Is the victory leap really worth it?

New French Open champion Thomas Levet and his jubilant manager had been advised not to jump into the water hazard guarding the green at the National course in Versailles.

Levet is one of the most colourful characters on the European Tour and to see him capture his own national open for a first time saw his fellow Parisians cheering themselves hoarse.

Is the victory leap really worth it? Thomas Levet: Victory leap, or stupidity?

But Levet’s celebration turned sour when an x-ray the next day revealed he had broken a bone in his leg.

Levet’s victory leap proved very costly as it meant having to forgo a start in the British Open with his victory on the 2018 Ryder Cup host venue ensuring him a Royal St George’s tee time.

Three years earlier, Spain’s Pablo Larazabal had dived head long into the waist high water and could count himself lucky not to do himself serious injury.

Levet’s freakiest accident brought into question the practice of celebration success by jumping into water hazards.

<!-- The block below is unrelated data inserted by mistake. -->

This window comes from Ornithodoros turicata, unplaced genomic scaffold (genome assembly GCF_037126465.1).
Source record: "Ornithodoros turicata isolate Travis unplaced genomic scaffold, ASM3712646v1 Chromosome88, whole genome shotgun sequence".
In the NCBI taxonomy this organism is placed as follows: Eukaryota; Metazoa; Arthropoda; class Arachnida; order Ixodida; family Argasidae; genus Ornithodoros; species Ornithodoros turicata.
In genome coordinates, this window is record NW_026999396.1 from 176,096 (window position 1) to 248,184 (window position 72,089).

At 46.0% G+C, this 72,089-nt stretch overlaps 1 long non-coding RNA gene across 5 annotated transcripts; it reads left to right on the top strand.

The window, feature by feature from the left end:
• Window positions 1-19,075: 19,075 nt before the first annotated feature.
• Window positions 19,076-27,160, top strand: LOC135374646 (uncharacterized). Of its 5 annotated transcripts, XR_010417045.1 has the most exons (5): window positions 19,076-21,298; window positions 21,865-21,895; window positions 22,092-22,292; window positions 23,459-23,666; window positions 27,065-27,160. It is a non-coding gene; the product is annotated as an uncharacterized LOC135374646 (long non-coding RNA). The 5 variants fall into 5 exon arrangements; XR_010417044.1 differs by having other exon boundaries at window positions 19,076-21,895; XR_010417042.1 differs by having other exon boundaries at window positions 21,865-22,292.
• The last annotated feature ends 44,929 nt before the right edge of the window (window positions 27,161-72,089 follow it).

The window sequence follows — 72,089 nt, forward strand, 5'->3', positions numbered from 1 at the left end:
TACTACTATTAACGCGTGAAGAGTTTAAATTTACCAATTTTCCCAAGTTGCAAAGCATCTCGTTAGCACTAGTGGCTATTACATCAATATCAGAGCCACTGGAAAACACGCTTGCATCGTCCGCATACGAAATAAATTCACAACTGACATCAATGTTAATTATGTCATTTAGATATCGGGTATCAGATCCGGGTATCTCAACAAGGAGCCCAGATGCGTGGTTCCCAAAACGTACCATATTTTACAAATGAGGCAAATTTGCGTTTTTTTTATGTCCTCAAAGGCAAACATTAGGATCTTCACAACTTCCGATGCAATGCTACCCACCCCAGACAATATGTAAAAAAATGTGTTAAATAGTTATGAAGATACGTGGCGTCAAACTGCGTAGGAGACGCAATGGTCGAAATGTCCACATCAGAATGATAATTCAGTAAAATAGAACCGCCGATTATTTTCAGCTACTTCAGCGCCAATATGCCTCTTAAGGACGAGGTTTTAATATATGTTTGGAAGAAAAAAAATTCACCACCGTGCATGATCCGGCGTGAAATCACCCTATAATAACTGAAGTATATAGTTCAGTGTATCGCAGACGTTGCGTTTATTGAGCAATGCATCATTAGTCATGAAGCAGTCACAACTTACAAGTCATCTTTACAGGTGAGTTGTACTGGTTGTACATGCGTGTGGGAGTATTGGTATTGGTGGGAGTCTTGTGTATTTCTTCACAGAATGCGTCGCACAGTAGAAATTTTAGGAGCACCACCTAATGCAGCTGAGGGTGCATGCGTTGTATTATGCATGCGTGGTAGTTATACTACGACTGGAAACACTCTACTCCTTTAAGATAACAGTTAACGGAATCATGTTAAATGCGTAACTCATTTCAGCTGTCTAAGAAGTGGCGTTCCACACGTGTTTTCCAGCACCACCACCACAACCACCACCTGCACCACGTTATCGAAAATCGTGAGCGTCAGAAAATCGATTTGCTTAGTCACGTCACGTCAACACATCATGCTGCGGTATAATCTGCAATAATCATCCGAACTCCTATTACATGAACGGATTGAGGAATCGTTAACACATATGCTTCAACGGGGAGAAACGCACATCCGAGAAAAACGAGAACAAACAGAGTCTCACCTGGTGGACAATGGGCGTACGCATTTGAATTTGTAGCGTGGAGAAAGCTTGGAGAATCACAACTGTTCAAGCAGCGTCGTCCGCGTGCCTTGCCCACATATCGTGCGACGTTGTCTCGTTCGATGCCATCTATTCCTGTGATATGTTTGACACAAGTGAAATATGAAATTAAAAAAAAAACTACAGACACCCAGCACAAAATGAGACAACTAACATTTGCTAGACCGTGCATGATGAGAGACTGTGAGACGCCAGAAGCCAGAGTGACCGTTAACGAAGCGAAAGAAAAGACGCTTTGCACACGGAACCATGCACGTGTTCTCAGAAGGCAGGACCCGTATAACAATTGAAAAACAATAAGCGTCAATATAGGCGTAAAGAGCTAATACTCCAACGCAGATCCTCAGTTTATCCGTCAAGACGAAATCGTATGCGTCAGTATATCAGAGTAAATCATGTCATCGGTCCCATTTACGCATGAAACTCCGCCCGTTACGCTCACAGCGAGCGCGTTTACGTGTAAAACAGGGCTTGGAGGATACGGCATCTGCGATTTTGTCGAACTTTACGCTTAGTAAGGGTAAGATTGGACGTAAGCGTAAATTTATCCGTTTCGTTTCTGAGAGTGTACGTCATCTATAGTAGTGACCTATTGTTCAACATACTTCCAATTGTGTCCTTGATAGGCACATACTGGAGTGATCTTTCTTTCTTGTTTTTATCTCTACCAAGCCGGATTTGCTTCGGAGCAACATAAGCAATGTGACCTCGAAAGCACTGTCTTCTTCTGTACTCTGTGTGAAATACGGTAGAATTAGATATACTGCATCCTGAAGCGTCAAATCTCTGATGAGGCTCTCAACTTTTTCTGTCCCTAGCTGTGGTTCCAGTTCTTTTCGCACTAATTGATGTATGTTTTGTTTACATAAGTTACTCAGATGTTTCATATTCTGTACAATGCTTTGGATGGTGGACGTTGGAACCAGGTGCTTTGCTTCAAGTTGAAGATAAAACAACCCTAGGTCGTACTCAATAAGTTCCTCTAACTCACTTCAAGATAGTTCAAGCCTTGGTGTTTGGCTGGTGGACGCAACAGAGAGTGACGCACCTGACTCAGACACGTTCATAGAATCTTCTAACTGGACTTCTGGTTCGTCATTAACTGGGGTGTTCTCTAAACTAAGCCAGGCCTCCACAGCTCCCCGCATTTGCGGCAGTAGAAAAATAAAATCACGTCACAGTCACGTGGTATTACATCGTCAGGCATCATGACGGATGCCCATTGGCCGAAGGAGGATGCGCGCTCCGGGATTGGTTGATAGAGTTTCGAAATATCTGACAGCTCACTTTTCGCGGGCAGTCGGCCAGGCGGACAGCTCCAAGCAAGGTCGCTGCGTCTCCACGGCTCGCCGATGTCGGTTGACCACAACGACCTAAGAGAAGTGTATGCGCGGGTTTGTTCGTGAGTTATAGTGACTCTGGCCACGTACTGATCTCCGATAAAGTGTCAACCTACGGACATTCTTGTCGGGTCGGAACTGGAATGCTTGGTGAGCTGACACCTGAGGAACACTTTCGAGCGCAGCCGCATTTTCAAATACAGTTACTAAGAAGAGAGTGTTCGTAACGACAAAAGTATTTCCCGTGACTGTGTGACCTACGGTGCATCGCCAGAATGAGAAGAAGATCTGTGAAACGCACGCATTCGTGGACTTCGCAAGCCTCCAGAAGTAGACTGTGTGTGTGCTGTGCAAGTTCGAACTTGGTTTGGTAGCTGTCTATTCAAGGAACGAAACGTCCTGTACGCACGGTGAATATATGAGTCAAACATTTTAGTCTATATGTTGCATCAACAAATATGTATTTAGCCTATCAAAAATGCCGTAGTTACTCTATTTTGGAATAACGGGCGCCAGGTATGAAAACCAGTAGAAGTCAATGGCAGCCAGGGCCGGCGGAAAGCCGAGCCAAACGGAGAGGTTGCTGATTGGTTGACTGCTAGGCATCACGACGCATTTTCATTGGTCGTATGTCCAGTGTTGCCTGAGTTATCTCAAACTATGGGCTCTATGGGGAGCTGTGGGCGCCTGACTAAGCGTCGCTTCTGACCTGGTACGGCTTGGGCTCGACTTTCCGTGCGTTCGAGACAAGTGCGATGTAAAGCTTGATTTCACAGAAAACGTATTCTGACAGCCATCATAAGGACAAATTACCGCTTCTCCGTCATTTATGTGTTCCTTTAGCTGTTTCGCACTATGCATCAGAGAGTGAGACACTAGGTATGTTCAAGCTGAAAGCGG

It’s a long-time practice on the LPGA Tour while in recent times in Europe we’ve seen Ireland’s Paul McGinley jump into the hazard alongside the 18th green at The Belfry after he holed the winning putt to deliver Europe victory in the 2002 Ryder Cup.

Spain’s Gonzalo Fernandez-Castano jumped into the similar hazard in capturing the 2008 British Masters and emerged uninjured.

There’s really nothing any Tour can to other than to advise its competitors of the serious risk to injury.

However, on a lighter note there’s the story of colourful American Bryan Saltus.

Saltus was walking up the final hole of the Johnnie Walker Vietnam Open assured of a first Asian Tour victory.

Water lay all the way up the side of the 18th and Saltus, who always wanted to celebrate a win by jumping into a hazard, was wondering how deep was the hazard.

When the American jumped he went right under such was the depth of the hazard.

Saltus is one of the most popular players competing on the Asian Tour and there was a time when he competed in the first co-sanctioned Hong Kong Open.

He had produced a low first round and on being interviewed by those who worked on the European Tour, Saltus was quizzed if he had ever played golf in Europe.

His response was pure Saltus.

“I’ve been to Amsterdam but not to play golf,” he said.

“I was invited to be the judge in a marijuana smoking contest!”